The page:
The plenary meetings result-
ed in an endorsement of re-
visions in the Federal budget
that give human needs priority
over concerns about the size of
the budget deficit.
The declaration criticized both
the Administration and its ve-
toes of vital social measures and
Congress for a "piecemeal ap-
proach" to unemployment, hous-
ing shortages, health care needs
and other social ills.
It urged, among other meas-
ures, an increase of one million
public service jobs, accelerated
public works, federal funding of
welfare, comprehensive national
health insurance, greater fed-
eral assistance to public educa-
tion, larger food stamp and
school-lunch programs and ex-
pansions in youth training, sum-
mer jobs and work-study pro-
The statement added, "Be-
yond our concern for justice
and equity is the fact that com-
petition for scarce jobs accentu-
ates polarization and hostility
between groups, increasing sus-
ceptibility to demagoguery,
scapegoating and anti-Semit-
Paley Cultural Center In
Jerusalem To Cost $1 Million
The Paley Center, a new three-
level cultural facility devoted
to an extensive study of both
Jewish and Arab arts, has been
donated to the Israel Museum
by William S. Paley. chairman
of the board of CBS, Inc.
Ground will be broken for
the center by Aug. 1 and is ex-
pected to be completed within
a year. The center will cost an
estimated SI million, including
the price of the land which was
donated by the Israel Museum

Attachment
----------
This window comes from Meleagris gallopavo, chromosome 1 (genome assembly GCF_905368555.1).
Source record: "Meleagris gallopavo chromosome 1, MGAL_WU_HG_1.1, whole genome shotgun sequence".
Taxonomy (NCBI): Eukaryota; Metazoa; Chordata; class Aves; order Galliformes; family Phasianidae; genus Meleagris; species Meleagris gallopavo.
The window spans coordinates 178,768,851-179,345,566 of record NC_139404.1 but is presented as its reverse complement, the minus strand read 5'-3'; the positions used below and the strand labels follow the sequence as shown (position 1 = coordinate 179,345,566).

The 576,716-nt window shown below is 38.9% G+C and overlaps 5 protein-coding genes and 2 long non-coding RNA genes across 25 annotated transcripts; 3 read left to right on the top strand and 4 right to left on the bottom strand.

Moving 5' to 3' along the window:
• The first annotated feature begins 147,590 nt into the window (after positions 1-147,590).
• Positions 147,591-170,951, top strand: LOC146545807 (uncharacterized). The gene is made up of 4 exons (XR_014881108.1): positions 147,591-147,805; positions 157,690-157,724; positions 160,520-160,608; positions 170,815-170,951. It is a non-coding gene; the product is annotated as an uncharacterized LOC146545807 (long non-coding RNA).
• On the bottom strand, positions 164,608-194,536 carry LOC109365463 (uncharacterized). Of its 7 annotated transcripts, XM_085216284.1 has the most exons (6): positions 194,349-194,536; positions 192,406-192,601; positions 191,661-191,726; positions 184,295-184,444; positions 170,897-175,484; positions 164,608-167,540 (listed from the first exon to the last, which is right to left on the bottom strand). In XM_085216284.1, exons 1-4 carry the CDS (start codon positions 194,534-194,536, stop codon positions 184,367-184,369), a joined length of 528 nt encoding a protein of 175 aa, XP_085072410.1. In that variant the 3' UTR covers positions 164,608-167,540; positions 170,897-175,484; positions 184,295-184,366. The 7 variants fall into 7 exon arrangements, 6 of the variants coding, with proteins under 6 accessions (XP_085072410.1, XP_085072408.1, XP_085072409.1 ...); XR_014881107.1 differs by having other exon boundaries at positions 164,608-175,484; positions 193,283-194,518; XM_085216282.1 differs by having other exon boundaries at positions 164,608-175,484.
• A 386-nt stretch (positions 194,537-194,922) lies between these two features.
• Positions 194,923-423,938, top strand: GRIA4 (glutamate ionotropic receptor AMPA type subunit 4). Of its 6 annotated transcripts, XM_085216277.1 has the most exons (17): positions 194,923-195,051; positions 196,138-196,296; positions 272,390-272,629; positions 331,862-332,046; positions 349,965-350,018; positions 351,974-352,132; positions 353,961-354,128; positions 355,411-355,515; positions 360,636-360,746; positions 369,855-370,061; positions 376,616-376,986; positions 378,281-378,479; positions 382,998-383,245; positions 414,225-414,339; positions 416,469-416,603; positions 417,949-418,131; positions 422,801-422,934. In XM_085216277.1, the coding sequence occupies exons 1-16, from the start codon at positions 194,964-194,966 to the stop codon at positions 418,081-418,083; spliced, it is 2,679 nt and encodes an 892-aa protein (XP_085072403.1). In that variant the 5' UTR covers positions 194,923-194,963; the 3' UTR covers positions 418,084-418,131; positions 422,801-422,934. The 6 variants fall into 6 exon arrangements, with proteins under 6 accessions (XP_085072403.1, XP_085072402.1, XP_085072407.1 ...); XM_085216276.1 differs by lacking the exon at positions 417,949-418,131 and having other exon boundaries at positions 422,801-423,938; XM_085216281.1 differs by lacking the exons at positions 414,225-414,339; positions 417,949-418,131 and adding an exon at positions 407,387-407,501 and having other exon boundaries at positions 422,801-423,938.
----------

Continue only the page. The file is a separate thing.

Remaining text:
under whose aegis the center
will be.
The building is being estab-
lished by Paley in honor of his
mother, Mrs. Goldie Drell Paley,
94. of Philadelphia and Palm
"The center, designed by ar-
chitect Moshe Safdie, will be de-
voted to the advancement of the
arts and their enjoyment by the
people of Jerusalem," Paley ex-
plained. Teddy Kollek, Mayor of
Jerusalem, reaffirmed that "it
will serve the entire area of
eastern Jerusalem, both Jewish
and Arab."
He added: "In addition to its
intrinsic cultural and recrea-
tional value, the Paley Center
will also be a natural meeting
ground for Jewish and Arab
children in a variety of classes,
including painting, sculpture,
ceramics, photography, batik,
drama and dance. This is a
meeting ground which tran-
scends differences in language,
in culture, in ways of life."
Paley expressed the hope that
the center "will become a sym-
bol of peace as well as a cul-
tural institution." He empha-
sized that the foremost purpose
of the center "is to contribute
to the nurturing of a new gen-
eration of understanding in this
troubled area of the world."
Friendly Visitors Have Made 4,000
Hospital And Nursing Home Visits
The "Friendly Visitors" of the
Jewish Federation of Palm
Beach County met recently at
the home of Mary Broadman.
chairwoman. They reported that
to date. 4,000 visits have been
made to Jewish patients in the
area hospitals and nursing
The 40 volunteers participat-
ing in the Women's Division
project met for discussions with
Jewish Family and Children's
Service caseworker. Carolyn
Jacobson and Federation Staff
Director. Esther Sokol.
Esther Levy is cochairwoman
of the group organized in 1972
to perform a community serv-
ice for Jewish hospital patients.
The Friendly Visitors began
a pilot project of nursing home
visits in May, 1975. Referrals
are made, where necessary, by
the Visitors to the JFCS or the
Federation to help meet patient
or family needs. ^^^^_
Jewish Singles Plan
July 27 Splash Party
The Jewish Singles group is
planning a 6 p.m. splash party
at Camp Shalom Sunday, July
27, according to Marsha Good-
mark, president.
Contact Ms. Goodmark or the
Federation office for detailed in-
formation on the group's activi-
Tslsphaw, Personal Contact,
and/of Both.
Send resume te S.T.,
Bex 012973, Miami 33101
Forum Committee Planning
10th Annual Lecture Series
The Jewish Federation's Com-
munity Forum is scheduled to
open its 10th year of educa-
tional programs in January.
The Forum Committee met
recently under the chairman-
ship of Dr. Sherwin Isaacson to